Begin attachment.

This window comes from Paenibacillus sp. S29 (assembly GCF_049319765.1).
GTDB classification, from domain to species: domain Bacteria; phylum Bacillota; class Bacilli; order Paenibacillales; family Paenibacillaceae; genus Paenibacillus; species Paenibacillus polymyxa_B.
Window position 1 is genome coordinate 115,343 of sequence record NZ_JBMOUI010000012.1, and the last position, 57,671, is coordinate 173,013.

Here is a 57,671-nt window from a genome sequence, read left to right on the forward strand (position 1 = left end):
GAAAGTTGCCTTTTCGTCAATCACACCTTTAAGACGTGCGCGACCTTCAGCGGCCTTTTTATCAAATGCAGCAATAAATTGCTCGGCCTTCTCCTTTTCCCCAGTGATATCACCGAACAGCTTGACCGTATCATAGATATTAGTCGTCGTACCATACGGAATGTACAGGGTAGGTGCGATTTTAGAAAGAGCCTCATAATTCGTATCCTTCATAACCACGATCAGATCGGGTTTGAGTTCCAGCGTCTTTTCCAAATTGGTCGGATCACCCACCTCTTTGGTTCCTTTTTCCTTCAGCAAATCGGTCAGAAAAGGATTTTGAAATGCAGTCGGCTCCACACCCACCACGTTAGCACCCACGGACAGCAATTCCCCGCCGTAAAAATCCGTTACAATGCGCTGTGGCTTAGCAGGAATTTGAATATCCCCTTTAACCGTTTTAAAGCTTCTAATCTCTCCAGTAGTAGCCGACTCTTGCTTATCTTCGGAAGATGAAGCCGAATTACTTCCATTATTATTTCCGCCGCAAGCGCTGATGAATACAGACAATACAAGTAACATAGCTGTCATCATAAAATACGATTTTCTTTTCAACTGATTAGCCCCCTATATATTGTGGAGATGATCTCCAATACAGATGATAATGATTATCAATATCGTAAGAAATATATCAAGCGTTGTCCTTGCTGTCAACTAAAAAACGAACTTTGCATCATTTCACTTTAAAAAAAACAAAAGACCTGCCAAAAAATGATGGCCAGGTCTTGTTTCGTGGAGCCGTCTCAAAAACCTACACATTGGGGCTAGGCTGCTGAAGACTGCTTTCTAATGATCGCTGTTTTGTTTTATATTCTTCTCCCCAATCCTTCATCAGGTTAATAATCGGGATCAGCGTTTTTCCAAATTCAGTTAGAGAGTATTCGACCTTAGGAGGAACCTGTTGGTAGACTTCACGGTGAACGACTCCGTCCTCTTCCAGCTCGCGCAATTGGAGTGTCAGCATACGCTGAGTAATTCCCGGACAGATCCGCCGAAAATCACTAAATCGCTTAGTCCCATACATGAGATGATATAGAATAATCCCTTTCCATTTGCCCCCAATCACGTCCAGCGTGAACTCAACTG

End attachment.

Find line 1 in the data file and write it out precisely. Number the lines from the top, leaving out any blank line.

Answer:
This window comes from Paenibacillus sp. S29 (assembly GCF_049319765.1).